• A61F2/02Prostheses implantable into the body
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    • A61F2/3094Designing or manufacturing processes
    • A61F2002/30971Laminates, i.e. layered products
    • AHUMAN NECESSITIES
    • A61MEDICAL OR VETERINARY SCIENCE; HYGIENE
    • A61FFILTERS IMPLANTABLE INTO BLOOD VESSELS; PROSTHESES; DEVICES PROVIDING PATENCY TO, OR PREVENTING COLLAPSING OF, TUBULAR STRUCTURES OF THE BODY, E.G. STENTS; ORTHOPAEDIC, NURSING OR CONTRACEPTIVE DEVICES; FOMENTATION; TREATMENT OR PROTECTION OF EYES OR EARS; BANDAGES, DRESSINGS OR ABSORBENT PADS; FIRST-AID KITS
    • A61F2310/00Prostheses classified in A61F2/28 or A61F2/30 - A61F2/44 being constructed from or coated with a particular material
    • A61F2310/00005The prosthesis being constructed from a particular material
    • A61F2310/00011Metals or alloys
    • AHUMAN NECESSITIES
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    • A61FFILTERS IMPLANTABLE INTO BLOOD VESSELS; PROSTHESES; DEVICES PROVIDING PATENCY TO, OR PREVENTING COLLAPSING OF, TUBULAR STRUCTURES OF THE BODY, E.G. STENTS; ORTHOPAEDIC, NURSING OR CONTRACEPTIVE DEVICES; FOMENTATION; TREATMENT OR PROTECTION OF EYES OR EARS; BANDAGES, DRESSINGS OR ABSORBENT PADS; FIRST-AID KITS
    • A61F2310/00Prostheses classified in A61F2/28 or A61F2/30 - A61F2/44 being constructed from or coated with a particular material
    • A61F2310/00005The prosthesis being constructed from a particular material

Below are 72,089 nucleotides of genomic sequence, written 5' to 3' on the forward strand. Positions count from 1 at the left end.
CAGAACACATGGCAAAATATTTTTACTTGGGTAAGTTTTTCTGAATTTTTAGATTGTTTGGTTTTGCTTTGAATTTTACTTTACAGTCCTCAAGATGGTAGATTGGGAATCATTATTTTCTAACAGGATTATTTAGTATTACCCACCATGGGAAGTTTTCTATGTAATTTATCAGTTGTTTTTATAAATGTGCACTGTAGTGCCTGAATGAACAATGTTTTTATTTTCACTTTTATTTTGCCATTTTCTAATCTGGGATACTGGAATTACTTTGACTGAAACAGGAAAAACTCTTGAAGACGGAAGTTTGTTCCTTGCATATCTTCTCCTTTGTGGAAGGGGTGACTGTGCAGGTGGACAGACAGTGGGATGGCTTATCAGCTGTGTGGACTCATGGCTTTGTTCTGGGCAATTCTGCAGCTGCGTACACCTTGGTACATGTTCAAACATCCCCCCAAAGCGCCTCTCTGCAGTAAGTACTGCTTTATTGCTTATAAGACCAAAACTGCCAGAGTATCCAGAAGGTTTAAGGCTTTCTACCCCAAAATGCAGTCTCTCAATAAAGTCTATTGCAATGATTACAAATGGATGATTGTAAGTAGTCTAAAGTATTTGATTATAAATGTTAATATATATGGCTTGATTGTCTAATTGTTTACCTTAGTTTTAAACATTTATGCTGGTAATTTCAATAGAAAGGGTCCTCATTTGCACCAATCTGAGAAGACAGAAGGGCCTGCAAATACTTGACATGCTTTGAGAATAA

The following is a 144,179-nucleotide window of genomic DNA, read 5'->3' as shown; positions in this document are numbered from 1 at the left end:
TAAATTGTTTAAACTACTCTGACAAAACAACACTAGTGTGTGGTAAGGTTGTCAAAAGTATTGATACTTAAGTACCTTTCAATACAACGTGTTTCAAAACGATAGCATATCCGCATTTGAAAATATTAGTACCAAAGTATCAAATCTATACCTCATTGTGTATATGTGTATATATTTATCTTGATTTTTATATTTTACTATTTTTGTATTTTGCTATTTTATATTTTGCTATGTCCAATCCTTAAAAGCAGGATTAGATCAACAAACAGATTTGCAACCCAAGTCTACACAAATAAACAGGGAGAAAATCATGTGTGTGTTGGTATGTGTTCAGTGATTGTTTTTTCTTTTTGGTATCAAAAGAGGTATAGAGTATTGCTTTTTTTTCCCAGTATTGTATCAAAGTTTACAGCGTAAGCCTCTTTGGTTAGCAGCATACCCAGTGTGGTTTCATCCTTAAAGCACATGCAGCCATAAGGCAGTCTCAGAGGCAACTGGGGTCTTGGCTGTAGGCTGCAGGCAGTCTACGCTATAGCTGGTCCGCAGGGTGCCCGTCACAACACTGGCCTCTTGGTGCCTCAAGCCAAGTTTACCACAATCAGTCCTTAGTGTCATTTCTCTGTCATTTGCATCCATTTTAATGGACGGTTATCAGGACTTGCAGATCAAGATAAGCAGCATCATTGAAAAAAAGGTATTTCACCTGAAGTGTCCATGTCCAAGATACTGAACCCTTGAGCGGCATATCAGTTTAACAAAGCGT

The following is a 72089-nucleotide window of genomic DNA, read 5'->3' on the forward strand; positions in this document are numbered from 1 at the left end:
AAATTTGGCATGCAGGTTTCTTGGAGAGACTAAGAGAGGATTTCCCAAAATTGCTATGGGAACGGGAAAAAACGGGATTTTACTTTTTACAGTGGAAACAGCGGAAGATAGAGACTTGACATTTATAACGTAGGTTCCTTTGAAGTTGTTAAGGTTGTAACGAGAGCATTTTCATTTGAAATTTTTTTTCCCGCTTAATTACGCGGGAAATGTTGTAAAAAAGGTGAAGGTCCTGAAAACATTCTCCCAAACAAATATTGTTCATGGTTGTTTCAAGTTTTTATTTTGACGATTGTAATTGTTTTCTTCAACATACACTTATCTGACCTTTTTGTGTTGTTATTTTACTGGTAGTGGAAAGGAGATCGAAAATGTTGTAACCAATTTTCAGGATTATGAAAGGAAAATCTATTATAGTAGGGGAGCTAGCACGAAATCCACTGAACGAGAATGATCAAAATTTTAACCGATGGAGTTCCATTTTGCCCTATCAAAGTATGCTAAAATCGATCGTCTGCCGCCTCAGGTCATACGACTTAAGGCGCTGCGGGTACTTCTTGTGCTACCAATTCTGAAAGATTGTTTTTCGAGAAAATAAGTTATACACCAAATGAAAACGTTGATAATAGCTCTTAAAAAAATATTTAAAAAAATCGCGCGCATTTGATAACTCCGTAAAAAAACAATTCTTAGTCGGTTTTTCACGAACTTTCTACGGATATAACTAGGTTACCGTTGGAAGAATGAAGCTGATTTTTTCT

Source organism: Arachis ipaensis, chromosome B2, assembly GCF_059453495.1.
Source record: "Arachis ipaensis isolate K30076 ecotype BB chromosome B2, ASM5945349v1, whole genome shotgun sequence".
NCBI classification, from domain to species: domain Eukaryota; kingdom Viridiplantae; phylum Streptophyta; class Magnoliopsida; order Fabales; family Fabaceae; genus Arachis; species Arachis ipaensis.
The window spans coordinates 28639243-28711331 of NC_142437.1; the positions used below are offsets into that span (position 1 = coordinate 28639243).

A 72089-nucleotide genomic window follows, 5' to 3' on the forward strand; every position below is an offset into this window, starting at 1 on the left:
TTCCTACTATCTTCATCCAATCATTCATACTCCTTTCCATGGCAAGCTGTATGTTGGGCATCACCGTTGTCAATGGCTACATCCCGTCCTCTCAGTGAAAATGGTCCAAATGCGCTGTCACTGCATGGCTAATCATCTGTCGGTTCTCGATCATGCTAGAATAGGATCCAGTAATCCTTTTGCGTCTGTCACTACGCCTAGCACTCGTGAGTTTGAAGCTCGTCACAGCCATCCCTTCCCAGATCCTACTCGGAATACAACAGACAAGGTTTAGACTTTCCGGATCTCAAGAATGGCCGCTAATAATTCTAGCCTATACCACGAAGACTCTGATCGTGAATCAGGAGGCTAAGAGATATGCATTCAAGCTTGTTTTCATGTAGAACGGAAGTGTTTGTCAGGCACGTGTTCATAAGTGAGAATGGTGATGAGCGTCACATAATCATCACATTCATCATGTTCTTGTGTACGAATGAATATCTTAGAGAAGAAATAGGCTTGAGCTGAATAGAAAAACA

• A61F2310/00179Ceramics or ceramic-like structures

Abstract

The present disclosure relates to an orthopedic implant that may be used to repair and/or replace focal defects in an individual's articular cartilage. In one exemplary embodiment, the present invention provides a unitary orthopedic implant that includes a bone contacting layer and an articulating layer. In exemplary embodiments, the bone contacting layer may have a thickness of between about 1 millimeter and 3 millimeters. In exemplary embodiments, the articulating layer may have a thickness of between about 1 millimeter and 2 millimeters. As a result, the orthopedic implant may have an overall thickness of between about 2 millimeters and about 5 millimeters.

Description

The present application claims the benefit of U.S. provisional patent application Ser. No. 61/375,594, filed Aug. 20, 2010, which is hereby incorporated by reference.

BACKGROUND

1. Field of the Disclosure

The present disclosure relates to an orthopedic implant. More particularly, the present disclosure relates to an orthopedic implant that may be used to repair and/or replace focal defects in an individual's articular cartilage.

2. Description of the Related Art

Due to a variety of factors, an individual may develop defects in the articular cartilage of a bone. For example, an individual may develop a focal defect in the articular cartilage of the femur and/or tibia in the knee joint. FIG. 1 depicts an illustration of a femur tibia joint 1 which includes a femur 2 and tibia 3. Condyle 4 of femur 2 has a tissue defect 5. More particularly, defect 5 is a defect of the articular cartilage. In some instances, defect 5 may extend through the articular cartilage and into the bone of femur 2.

Such defects may be rather small in size, but can cause the individual to experience substantial pain during joint articulation. Additionally, these defects may develop on opposing sides of the joint (i.e., in the articular cartilage of both femur 2 and tibia 3) and, during articulation of the joint, the defects may come into contact with one another, i.e., may form “kissing legions”. In situations where the walls of opposing kissing legions come in contact, they may frictionally engage one other in a manner that exerts sufficient forces on the legions to cause further damage to the articular cartilage and, correspondingly, cause the legions to increase in size. As a result, with successive articulation of the joint, the legions may continue to expand and extend into the bone.